- Articles (12)
- Aviation Accident (2)
- Birth injury (8)
- Bus Accidents (7)
- Car Accidents (196)
- Drunk Driving Accidents (1)
- Firm News (58)
- Medical Malpractice (108)
- Medication Errors (2)
- Personal Injury (107)
- Premises Liability (3)
- Product Liability (24)
- Tort Reform (4)
- Truck Accidents (53)
- Workplace Accidents (11)
- Wrongful Death (41)
When you get a jury duty summons in the mail, your first instinct might be to rip it up, ignore it, or call the court to ...
Tasked with protecting the public from negligent health professionals, the Tennessee Department of Health releases a ...
Kinnard Clayton & Beveridge is pleased to announce that four of our firm’s attorneys (Randall Kinnard, Daniel Clayton, ...
Randy Kinnard has been named the 2020 recipient of the Pursuit of Justice Award. The award, which is given annually by ...
Understanding workplace injuries
Posted By Kinnard, Clayton & Beveridge || Oct 31, 2014
Employees in Tennessee may benefit from understanding more about commonly used statistics relating to workplace accidents, as described by the U.S. Department of Labor. The Occupational Safety and Health Administration operating within the DOL is described as a small organization tasked with the inspection of around eight million workplaces across the country in order to promote the safety and health of approximately 130 million U.S. employees.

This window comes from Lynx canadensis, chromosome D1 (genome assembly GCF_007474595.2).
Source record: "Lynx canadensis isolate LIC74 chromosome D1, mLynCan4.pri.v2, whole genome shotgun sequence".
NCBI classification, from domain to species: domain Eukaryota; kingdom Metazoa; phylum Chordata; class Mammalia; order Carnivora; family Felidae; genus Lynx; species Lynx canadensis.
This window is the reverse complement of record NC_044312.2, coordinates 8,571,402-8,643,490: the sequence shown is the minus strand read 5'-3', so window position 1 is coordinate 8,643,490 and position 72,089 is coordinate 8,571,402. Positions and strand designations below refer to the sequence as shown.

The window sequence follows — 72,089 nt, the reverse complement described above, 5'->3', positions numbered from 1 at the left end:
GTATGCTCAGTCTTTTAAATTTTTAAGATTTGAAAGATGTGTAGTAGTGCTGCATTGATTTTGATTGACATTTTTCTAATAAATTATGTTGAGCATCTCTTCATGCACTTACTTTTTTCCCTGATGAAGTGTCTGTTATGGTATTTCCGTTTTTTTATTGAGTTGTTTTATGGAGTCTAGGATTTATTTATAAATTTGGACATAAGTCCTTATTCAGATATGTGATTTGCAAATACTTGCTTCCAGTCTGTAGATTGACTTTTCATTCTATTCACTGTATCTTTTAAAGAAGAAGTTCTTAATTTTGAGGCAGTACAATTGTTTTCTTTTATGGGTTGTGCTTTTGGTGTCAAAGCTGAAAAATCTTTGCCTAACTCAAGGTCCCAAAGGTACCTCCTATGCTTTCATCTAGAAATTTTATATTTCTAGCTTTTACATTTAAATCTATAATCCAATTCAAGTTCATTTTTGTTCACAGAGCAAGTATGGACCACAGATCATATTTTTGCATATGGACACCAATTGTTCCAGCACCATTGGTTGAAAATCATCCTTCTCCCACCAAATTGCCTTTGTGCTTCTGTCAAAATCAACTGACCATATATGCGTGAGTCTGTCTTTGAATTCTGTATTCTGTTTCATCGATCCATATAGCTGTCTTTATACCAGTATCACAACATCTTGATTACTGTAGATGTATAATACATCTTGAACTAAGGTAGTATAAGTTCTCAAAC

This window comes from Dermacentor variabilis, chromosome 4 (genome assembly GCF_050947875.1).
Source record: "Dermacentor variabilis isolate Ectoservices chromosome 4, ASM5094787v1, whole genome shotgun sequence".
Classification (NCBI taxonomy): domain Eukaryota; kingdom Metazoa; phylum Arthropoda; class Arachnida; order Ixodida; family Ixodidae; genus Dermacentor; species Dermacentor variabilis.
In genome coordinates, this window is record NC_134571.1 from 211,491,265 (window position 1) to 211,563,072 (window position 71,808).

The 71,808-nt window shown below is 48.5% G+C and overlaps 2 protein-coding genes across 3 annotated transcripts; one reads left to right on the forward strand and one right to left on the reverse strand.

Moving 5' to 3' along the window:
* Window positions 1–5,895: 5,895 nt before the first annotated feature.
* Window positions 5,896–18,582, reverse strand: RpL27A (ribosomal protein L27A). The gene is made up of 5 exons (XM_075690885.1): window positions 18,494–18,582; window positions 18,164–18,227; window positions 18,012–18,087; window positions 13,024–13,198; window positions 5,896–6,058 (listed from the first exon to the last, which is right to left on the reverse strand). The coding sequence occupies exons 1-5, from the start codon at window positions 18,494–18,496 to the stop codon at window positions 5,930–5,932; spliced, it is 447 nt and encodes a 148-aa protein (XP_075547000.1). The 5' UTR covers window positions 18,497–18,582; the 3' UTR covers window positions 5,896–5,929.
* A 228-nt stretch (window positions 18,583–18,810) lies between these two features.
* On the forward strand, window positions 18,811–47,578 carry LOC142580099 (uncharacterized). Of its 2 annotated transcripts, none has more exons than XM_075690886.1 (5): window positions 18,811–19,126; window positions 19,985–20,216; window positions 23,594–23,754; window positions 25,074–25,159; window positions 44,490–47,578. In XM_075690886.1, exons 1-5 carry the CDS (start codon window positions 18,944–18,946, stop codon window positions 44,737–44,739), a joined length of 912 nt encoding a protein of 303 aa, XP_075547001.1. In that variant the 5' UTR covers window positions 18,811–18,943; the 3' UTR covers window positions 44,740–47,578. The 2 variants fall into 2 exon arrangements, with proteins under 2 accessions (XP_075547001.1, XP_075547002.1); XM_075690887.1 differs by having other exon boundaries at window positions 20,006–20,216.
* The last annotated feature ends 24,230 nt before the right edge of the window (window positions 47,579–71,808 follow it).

The OSHA deploys around 2,200 compliance officers to worksites throughout the country, designating one inspector per 59,000 employees. The OSHA budget increases each year, totaling over $550 million during fiscal year 2014. During 2013, the OSHA conducted more than 50,000 State Plan inspections and nearly 40,000 Total Federal inspections. According to the Bureau of Labor Statistics, more than 4,400 employees died from a work-related injury in 2013. The fatality rate was 3.2 deaths per 100,000 full-time employees, equating to over 12 workplace fatalities per day, on average.
Contractors were involved in 17 percent of the fatal workplace injuries that were reported during the year. There were more than 3,900 workplace fatalities involving private employers, while more than 20 percent of these were associated with occupations related to construction. The four most common causes of workplace fatalities, falls, blunt force, electrocution and being caught in confined spaces, accounted for nearly 60 percent of the deaths during the year. Falls accounted for almost 37 percent of the total.
Workers who suffer an injury from a construction accident and are struggling to receive adequate benefits from an employer may benefit from confiding in legal counsel. A construction accident lawyer may be able to help these workers obtain full compensation for their injuries, including back pay and any workplace improvements that are required by OSHA regulations. These lawyers may also be effective in helping ensure injured workers receive adequate medical coverage as well.